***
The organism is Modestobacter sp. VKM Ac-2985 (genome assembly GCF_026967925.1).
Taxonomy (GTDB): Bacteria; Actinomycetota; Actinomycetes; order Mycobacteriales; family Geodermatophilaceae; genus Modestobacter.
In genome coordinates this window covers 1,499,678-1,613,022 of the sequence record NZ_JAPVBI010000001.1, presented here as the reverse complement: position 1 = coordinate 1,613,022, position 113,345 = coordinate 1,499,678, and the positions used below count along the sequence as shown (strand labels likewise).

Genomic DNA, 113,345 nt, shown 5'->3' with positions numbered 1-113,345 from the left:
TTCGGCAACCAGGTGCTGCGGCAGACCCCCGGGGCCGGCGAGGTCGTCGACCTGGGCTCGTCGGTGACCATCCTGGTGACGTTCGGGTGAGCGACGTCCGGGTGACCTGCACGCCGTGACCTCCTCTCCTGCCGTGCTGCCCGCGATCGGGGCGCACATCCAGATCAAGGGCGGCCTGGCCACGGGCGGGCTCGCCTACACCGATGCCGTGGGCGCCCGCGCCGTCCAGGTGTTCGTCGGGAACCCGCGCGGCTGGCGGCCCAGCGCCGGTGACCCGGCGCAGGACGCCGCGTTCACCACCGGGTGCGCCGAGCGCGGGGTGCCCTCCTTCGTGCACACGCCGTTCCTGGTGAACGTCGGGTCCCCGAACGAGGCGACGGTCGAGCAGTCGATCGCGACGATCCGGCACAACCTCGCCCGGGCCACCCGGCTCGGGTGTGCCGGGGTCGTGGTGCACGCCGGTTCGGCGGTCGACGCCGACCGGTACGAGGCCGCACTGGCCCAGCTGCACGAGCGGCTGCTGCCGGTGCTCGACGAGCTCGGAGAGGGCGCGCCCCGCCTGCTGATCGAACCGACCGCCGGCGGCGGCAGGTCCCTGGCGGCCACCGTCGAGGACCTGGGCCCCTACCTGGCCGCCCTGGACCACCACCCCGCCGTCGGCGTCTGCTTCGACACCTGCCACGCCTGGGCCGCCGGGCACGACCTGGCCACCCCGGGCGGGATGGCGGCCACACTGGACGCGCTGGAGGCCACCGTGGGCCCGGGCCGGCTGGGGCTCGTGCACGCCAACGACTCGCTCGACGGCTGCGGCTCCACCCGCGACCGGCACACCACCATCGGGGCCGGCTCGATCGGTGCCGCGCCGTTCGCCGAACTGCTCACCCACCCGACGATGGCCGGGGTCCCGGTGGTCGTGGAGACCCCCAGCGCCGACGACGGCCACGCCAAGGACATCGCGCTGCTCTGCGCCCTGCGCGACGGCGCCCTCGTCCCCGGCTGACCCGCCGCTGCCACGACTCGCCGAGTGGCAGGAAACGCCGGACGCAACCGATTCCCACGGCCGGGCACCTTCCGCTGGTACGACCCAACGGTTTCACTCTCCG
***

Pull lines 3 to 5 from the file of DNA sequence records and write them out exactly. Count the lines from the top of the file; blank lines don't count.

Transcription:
In genome coordinates this window covers 1,499,678-1,613,022 of the sequence record NZ_JAPVBI010000001.1, presented here as the reverse complement: position 1 = coordinate 1,613,022, position 113,345 = coordinate 1,499,678, and the positions used below count along the sequence as shown (strand labels likewise).

Genomic DNA, 113,345 nt, shown 5'->3' with positions numbered 1-113,345 from the left:
TTCGGCAACCAGGTGCTGCGGCAGACCCCCGGGGCCGGCGAGGTCGTCGACCTGGGCTCGTCGGTGACCATCCTGGTGACGTTCGGGTGAGCGACGTCCGGGTGACCTGCACGCCGTGACCTCCTCTCCTGCCGTGCTGCCCGCGATCGGGGCGCACATCCAGATCAAGGGCGGCCTGGCCACGGGCGGGCTCGCCTACACCGATGCCGTGGGCGCCCGCGCCGTCCAGGTGTTCGTCGGGAACCCGCGCGGCTGGCGGCCCAGCGCCGGTGACCCGGCGCAGGACGCCGCGTTCACCACCGGGTGCGCCGAGCGCGGGGTGCCCTCCTTCGTGCACACGCCGTTCCTGGTGAACGTCGGGTCCCCGAACGAGGCGACGGTCGAGCAGTCGATCGCGACGATCCGGCACAACCTCGCCCGGGCCACCCGGCTCGGGTGTGCCGGGGTCGTGGTGCACGCCGGTTCGGCGGTCGACGCCGACCGGTACGAGGCCGCACTGGCCCAGCTGCACGAGCGGCTGCTGCCGGTGCTCGACGAGCTCGGAGAGGGCGCGCCCCGCCTGCTGATCGAACCGACCGCCGGCGGCGGCAGGTCCCTGGCGGCCACCGTCGAGGACCTGGGCCCCTACCTGGCCGCCCTGGACCACCACCCCGCCGTCGGCGTCTGCTTCGACACCTGCCACGCCTGGGCCGCCGGGCACGACCTGGCCACCCCGGGCGGGATGGCGGCCACACTGGACGCGCTGGAGGCCACCGTGGGCCCGGGCCGGCTGGGGCTCGTGCACGCCAACGACTCGCTCGACGGCTGCGGCTCCACCCGCGACCGGCACACCACCATCGGGGCCGGCTCGATCGGTGCCGCGCCGTTCGCCGAACTGCTCACCCACCCGACGATGGCCGGGGTCCCGGTGGTCGTGGAGACCCCCAGCGCCGACGACGGCCACGCCAAGGACATCGCGCTGCTCTGCGCCCTGCGCGACGGCGCCCTCGTCCCCGGCTGACCCGCCGCTGCCACGACTCGCCGAGTGGCAGGAAACGCCGGACGCAACCGATTCCCACGGCCGGGCACCTTCCGCTGGTACGACCCAACGGTTTCACTCTCCG